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Respiratory Equipment: Advancements in Oxygen Therapy Equipment

Advancements of Oxygen Therapy Equipment

Some people with chronic respiratory conditions need supplemental oxygen for life, while others need it temporarily until they recover from an acute (short-term) illness. You should follow your healthcare provider’s instructions. Depending on your specific health needs, you may need oxygen therapy 24 hours a day. Or you might need extra oxygen only when you sleep or exercise. [1] There are many different types of oxygen devices you can use at home and on the go, and it can be overwhelming. [2]

Historically, patients diagnosed with conditions requiring oxygen therapy faced the cumbersome burden of traditional oxygen therapy equipment, including oxygen canisters and liquid oxygen technology. Due to their size and weight, cylinders are less convenient to carry without equipment.[3]  Additionally, people using traditional compressed or liquid oxygen are unable to travel by plane with their oxygen respiratory equipment.[4]  Thankfully, this traditional oxygen therapy equipment is no longer the only option for patients needing supplemental oxygen.

Since 2001, Inogen has been developing lightweight, portable oxygen concentrators, designed for the travel needs of our active patients and their lifestyle.   Evidence suggests that oxygen concentrator use where appropriate improves survival rates for respiratory ­conditions, improves mental attentiveness, increases stamina and improves mood. [1]  We are proud to say that our customers tell us our respiratory treatment devices do just that.

Inogen’s portable oxygen concentrators are lightweight, easy to carry , quiet, and have a user-friendly control interface.  They provide medical grade oxygen all day, every day, at home or away.  Learn more about our portable oxygen concentrators and how they may impact your life on oxygen.

Respiratory Equipment for Oxygen Therapy [1]

Oxygen comes in gas or liquid form. Oxygen systems may be large and stationary for home use, or small and portable.  Types of oxygen therapy delivery systems include:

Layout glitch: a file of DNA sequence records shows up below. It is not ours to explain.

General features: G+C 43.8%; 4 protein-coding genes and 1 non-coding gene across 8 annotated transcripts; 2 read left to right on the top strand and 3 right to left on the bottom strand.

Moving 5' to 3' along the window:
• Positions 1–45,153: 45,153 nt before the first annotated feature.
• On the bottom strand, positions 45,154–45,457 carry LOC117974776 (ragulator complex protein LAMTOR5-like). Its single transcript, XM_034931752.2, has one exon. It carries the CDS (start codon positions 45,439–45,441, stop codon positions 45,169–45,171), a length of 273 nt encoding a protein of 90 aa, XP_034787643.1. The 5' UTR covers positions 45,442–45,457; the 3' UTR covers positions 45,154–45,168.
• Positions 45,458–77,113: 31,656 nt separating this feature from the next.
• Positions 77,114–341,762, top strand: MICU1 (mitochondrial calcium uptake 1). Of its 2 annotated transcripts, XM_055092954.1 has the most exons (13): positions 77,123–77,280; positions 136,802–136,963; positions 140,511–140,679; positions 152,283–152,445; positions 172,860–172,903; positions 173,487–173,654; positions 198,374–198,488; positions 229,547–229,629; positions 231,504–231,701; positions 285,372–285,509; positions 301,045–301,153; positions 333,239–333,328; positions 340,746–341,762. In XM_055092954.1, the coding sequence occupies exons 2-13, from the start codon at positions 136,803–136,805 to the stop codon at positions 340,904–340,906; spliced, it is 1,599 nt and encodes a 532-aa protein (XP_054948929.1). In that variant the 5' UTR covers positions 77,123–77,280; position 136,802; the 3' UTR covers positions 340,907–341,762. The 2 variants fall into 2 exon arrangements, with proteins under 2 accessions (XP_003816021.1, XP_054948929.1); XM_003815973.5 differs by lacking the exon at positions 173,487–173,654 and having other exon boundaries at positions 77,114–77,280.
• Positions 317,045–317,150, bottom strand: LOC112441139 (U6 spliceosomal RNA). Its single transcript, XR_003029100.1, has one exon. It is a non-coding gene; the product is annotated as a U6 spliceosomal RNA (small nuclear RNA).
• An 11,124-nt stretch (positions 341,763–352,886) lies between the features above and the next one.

• Compressed gas: A large, metal cylinder stores 100% oxygen as a gas under pressure. The cylinder has a regulator to control the flow of oxygen. An oxygen-conserving device sends oxygen when you inhale and stops oxygen flow when you exhale. These tanks eventually run out of oxygen. A gauge shows the tank’s oxygen levels. When the tank is empty, an oxygen supplier replaces it. You should always have extra oxygen tanks on hand.
  • Liquid oxygen:A thermos-like container stores pure oxygen as a very cold liquid. When you release the oxygen, the liquid converts to a gas that you breathe in. The smaller container makes it portable for use outside the home.
  • Oxygen concentrators: This electric or battery-powered device pulls air from the room. It then separates and compresses oxygen from the air, while also removing nitrogen. You breathe in the purified air. With a concentrator, you’ll never run out of oxygen. Concentrators are the easiest portable system to travel with. And many models meet the Federal Aviation Administration (FAA) acceptance criteria for POCs used onboard aircraft so you can even take them on planes.

 Depending on your medical condition and oxygen needs, you may get oxygen via a nasal cannula, face mask or tracheotomy tube surgically placed in your windpipe.

Choosing Your Oxygen Therapy Equipment